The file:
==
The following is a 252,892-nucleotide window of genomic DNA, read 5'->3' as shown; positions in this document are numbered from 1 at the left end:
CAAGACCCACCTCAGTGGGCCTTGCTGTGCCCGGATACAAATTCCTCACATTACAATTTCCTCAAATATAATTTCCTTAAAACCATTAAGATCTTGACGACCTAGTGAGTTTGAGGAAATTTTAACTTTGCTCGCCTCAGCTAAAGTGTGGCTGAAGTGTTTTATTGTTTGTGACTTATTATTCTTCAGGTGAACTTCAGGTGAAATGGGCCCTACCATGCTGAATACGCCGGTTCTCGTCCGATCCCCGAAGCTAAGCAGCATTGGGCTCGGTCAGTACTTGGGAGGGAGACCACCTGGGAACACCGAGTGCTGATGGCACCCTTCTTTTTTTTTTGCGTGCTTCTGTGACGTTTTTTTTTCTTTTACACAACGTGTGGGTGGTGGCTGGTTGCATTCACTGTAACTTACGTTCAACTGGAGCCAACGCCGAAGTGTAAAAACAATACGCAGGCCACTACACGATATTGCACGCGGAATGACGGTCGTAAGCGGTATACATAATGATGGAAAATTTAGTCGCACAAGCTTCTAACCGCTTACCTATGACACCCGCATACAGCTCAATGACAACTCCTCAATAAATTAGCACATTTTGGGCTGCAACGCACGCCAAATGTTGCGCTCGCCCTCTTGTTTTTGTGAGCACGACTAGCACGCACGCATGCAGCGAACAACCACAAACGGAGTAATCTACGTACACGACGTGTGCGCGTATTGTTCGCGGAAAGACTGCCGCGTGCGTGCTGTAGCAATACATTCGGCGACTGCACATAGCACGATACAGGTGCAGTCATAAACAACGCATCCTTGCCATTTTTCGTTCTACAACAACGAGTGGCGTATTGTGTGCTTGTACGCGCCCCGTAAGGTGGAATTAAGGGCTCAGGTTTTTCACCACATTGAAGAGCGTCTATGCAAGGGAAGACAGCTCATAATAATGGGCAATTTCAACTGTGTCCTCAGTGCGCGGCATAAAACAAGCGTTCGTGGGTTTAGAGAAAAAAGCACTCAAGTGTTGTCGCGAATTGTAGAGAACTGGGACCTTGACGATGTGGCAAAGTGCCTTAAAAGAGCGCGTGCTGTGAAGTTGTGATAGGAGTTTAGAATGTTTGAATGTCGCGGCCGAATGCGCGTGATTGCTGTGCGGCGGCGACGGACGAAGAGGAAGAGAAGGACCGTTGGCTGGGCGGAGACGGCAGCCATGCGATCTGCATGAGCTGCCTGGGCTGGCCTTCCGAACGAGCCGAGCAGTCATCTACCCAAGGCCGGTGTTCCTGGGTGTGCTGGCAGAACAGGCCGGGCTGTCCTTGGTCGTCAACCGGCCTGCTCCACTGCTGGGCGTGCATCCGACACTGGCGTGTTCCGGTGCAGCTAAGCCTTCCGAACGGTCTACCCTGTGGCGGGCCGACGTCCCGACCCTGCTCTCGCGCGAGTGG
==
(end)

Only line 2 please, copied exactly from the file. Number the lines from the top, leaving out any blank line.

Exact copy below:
CAAGACCCACCTCAGTGGGCCTTGCTGTGCCCGGATACAAATTCCTCACATTACAATTTCCTCAAATATAATTTCCTTAAAACCATTAAGATCTTGACGACCTAGTGAGTTTGAGGAAATTTTAACTTTGCTCGCCTCAGCTAAAGTGTGGCTGAAGTGTTTTATTGTTTGTGACTTATTATTCTTCAGGTGAACTTCAGGTGAAATGGGCCCTACCATGCTGAATACGCCGGTTCTCGTCCGATCCCCGAAGCTAAGCAGCATTGGGCTCGGTCAGTACTTGGGAGGGAGACCACCTGGGAACACCGAGTGCTGATGGCACCCTTCTTTTTTTTTTGCGTGCTTCTGTGACGTTTTTTTTTCTTTTACACAACGTGTGGGTGGTGGCTGGTTGCATTCACTGTAACTTACGTTCAACTGGAGCCAACGCCGAAGTGTAAAAACAATACGCAGGCCACTACACGATATTGCACGCGGAATGACGGTCGTAAGCGGTATACATAATGATGGAAAATTTAGTCGCACAAGCTTCTAACCGCTTACCTATGACACCCGCATACAGCTCAATGACAACTCCTCAATAAATTAGCACATTTTGGGCTGCAACGCACGCCAAATGTTGCGCTCGCCCTCTTGTTTTTGTGAGCACGACTAGCACGCACGCATGCAGCGAACAACCACAAACGGAGTAATCTACGTACACGACGTGTGCGCGTATTGTTCGCGGAAAGACTGCCGCGTGCGTGCTGTAGCAATACATTCGGCGACTGCACATAGCACGATACAGGTGCAGTCATAAACAACGCATCCTTGCCATTTTTCGTTCTACAACAACGAGTGGCGTATTGTGTGCTTGTACGCGCCCCGTAAGGTGGAATTAAGGGCTCAGGTTTTTCACCACATTGAAGAGCGTCTATGCAAGGGAAGACAGCTCATAATAATGGGCAATTTCAACTGTGTCCTCAGTGCGCGGCATAAAACAAGCGTTCGTGGGTTTAGAGAAAAAAGCACTCAAGTGTTGTCGCGAATTGTAGAGAACTGGGACCTTGACGATGTGGCAAAGTGCCTTAAAAGAGCGCGTGCTGTGAAGTTGTGATAGGAGTTTAGAATGTTTGAATGTCGCGGCCGAATGCGCGTGATTGCTGTGCGGCGGCGACGGACGAAGAGGAAGAGAAGGACCGTTGGCTGGGCGGAGACGGCAGCCATGCGATCTGCATGAGCTGCCTGGGCTGGCCTTCCGAACGAGCCGAGCAGTCATCTACCCAAGGCCGGTGTTCCTGGGTGTGCTGGCAGAACAGGCCGGGCTGTCCTTGGTCGTCAACCGGCCTGCTCCACTGCTGGGCGTGCATCCGACACTGGCGTGTTCCGGTGCAGCTAAGCCTTCCGAACGGTCTACCCTGTGGCGGGCCGACGTCCCGACCCTGCTCTCGCGCGAGTGG